Age was on everyone’s mind during Lorde’s debut performance in Colorado last night. The 20-somethings were in awe of how many kids were in attendance. The kids seemed shocked that there were so many parents in the crowd. The bartenders were glad that this all-ages show attracted enough legal drinkers to keep the lines long and the tips flowing. Fathers could be found with their daughters riding high on their shoulders — mouthing words to songs that neither of them could relate to at their age. But it was Lorde herself who brought the elephant in the room to everyone’s attention – calling out to the other teenagers in the crowd who were still in high school, but also to those for whom sitting in a classroom was a distant memory — those who were there because they remembered what it was like to be in high school. This came in the form of a long intro to “Ribs”, one of the few times the 17-year-old singer addressed the sold-out crowd directly. It was a story familiar to most of us… Her parents were out of town, so a house party seemed like the obvious course of action. It was all fun and games until things got ugly (and broken). This particular party was unique for the fact that Broken Social Scene’s “Lover’s Spit” was on repeat, and also because it served as Ella Marija Lani Yelich-O’Connor’s last night of innocence. In the predawn hours of the following morning, the girl who would become Lorde found herself stuck in limbo between the worlds of adults and children. It was an extremely frightening feeling, as anyone who has crossed over can attest to, but the fact that she was able to recognize and embrace this change is what separates her from her peers in pop music.
I have to admit that I wasn’t all that excited for this show. I’m not a huge fan of the Fillmore. I’m not a huge fan of paying $10 for a shitty domestic beer. And although I am a huge fan of Pure Heroine, the performances I had seen on tv did nothing to sell me on Lorde as a live act. But the tickets had been purchased months in advance and it was a good excuse to meet some friends at Cheeky Monk (where paying $10 for a beer gets you something special) for dinner and drinks before the show. So it was…we made our way across the street with full bellies, a nice buzz and open minds, and we were rewarded with an easy entrance (the kids who were lined-up on Colfax earlier had been inside for quite some time), a couple free beers (provided by an extremely friendly guy we met while being ID’d) and some new friends (who introduced themselves and brought us up to their nice spot in front of the soundboard). I still wasn’t eagerly anticipating the show, but I was positively overwhelmed by the energy surrounding me. Everyone was just so happy. It was contagious.
At exactly 9:00pm, Lorde took the stage. Nothing but a silhouette and a voice, she guided us through “Glory and Gore” by herself, throwing out any misconceptions that she might be uncomfortable on the stage. Her voice was pitch perfect and I was immediately sucked into the performance. My fear was that the music would be good, but that the show would be boring. And although the stage was very simple — just Lorde, a keyboardist, a drummer and some simple backgrounds — there was something about her performance that kept you locked in the whole time. So many pop shows are all about the hits — there are the hits and then the filler time in between the hits. I’m not sure how many ‘hits’ Lorde has besides “Royals”, but it felt like every song was equal last night. In fact, by the time “Royals” rolled around late in the set, I had almost forgot I was waiting for it.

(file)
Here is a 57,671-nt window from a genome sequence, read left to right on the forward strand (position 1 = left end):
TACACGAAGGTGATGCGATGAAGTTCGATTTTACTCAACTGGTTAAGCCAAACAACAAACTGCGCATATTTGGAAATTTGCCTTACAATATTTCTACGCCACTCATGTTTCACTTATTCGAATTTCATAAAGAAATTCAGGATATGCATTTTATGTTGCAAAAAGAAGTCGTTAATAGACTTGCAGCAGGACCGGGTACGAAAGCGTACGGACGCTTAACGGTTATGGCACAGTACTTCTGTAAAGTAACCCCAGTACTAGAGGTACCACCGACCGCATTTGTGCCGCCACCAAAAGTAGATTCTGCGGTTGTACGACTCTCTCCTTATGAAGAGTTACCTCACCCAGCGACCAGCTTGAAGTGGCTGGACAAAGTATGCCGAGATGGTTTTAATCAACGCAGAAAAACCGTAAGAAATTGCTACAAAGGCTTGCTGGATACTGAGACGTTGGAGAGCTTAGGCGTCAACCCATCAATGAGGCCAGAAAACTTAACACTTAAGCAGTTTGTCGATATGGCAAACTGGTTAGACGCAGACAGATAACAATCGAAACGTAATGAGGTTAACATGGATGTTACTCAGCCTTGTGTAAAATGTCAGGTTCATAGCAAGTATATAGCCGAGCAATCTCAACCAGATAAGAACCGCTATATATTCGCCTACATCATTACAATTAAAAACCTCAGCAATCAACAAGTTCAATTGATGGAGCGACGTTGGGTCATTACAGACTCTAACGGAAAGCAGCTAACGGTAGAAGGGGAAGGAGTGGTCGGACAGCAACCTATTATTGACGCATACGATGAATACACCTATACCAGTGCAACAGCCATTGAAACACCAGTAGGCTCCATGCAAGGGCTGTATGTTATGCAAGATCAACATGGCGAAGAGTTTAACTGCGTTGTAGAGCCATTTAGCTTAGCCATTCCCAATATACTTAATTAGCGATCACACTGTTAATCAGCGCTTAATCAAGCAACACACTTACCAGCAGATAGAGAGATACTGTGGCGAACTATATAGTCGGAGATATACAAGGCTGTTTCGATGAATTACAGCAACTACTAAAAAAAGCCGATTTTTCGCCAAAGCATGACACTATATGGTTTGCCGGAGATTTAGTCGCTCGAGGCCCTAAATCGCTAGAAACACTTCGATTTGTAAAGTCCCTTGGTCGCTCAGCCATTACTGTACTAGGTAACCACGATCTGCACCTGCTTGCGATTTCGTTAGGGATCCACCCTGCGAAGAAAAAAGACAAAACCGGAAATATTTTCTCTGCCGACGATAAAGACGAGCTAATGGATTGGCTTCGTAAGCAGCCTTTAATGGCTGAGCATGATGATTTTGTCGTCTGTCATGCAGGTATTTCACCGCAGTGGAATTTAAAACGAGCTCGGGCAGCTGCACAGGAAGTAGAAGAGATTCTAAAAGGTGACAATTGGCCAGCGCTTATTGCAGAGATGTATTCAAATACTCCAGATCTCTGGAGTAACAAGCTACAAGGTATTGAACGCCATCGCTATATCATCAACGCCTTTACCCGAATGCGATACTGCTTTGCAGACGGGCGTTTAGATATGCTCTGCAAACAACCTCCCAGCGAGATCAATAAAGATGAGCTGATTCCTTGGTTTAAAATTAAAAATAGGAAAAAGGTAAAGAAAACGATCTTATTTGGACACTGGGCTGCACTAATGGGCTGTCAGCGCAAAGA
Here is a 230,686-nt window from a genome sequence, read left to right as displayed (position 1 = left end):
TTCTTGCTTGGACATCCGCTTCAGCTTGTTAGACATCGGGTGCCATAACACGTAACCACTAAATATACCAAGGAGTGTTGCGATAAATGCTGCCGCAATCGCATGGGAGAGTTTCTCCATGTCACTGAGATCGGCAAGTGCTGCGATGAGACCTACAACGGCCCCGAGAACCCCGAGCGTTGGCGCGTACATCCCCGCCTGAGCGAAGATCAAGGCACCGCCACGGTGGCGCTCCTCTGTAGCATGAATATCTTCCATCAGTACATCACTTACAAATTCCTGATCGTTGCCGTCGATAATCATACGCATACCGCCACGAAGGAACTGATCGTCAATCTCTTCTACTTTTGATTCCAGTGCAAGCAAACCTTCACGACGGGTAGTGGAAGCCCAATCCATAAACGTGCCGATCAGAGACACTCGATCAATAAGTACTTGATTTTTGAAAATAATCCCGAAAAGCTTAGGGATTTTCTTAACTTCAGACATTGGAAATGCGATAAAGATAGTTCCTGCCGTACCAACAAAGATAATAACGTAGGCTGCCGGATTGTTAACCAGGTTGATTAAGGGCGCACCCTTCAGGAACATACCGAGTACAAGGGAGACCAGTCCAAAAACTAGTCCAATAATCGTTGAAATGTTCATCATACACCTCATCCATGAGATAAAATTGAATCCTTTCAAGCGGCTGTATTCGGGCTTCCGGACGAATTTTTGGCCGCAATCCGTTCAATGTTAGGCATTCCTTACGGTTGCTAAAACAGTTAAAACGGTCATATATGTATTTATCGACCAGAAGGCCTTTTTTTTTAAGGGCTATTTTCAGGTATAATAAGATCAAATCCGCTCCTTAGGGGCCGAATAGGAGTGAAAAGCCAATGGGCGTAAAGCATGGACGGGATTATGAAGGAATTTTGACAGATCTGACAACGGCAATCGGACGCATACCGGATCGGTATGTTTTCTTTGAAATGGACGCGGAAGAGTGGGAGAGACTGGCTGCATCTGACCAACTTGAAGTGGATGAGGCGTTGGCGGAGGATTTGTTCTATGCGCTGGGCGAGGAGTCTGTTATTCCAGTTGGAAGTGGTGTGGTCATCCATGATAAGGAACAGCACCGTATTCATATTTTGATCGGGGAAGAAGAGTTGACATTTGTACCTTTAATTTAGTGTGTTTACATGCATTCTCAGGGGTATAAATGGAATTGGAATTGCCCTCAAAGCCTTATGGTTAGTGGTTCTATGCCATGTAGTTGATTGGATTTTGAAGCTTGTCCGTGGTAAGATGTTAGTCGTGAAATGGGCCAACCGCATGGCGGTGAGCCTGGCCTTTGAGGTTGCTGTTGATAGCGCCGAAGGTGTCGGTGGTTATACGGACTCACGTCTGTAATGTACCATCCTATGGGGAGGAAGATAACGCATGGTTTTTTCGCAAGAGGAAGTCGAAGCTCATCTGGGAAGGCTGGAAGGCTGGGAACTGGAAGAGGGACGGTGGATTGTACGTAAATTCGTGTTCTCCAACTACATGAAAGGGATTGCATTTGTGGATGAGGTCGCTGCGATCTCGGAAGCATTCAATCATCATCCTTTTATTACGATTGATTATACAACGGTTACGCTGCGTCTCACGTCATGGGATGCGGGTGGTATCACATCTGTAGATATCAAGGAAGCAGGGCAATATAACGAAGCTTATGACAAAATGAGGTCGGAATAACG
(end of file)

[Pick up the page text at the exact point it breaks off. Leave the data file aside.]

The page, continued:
The whole show only lasted an hour and fifteen minutes, but she was able to perform the album in its entirety. She also threw in two cover songs, Son Lux’s “Easy” and The Replacements’ “Swinging Party”. She put it all out there and didn’t leave the stage until the confetti marked the end of the show. There would be no encore.
The biggest surprise of last night was the confidence coming from that stage. It’s not often that a new pop star comes out of nowhere. And when it does happen, it’s obvious that they have been manufactured to do just that. There was no calculation is what Lorde was doing. There was no controversy. She didn’t need an image or a brand built around her to make it a good show. She was real. You could tell she was real because nobody in their right mind would have told her to do the things she was doing. She didn’t really dance, she twitched. She was pale, wearing purple lipstick and had incredibly unruly hair. She didn’t seem to be trying to fit into any mold, or trying to market herself to any demographic…she didn’t need to.
Lorde just writes songs from her perspective. She just sings those songs in her own incredible voice. And last night she delivered those songs from a stage in front of thousands of people…almost as if she had been doing it forever.
Glory And Gore
White Teeth Teens
Swinging Party (The Replacements)
Easy (Son Lux)
A World Alone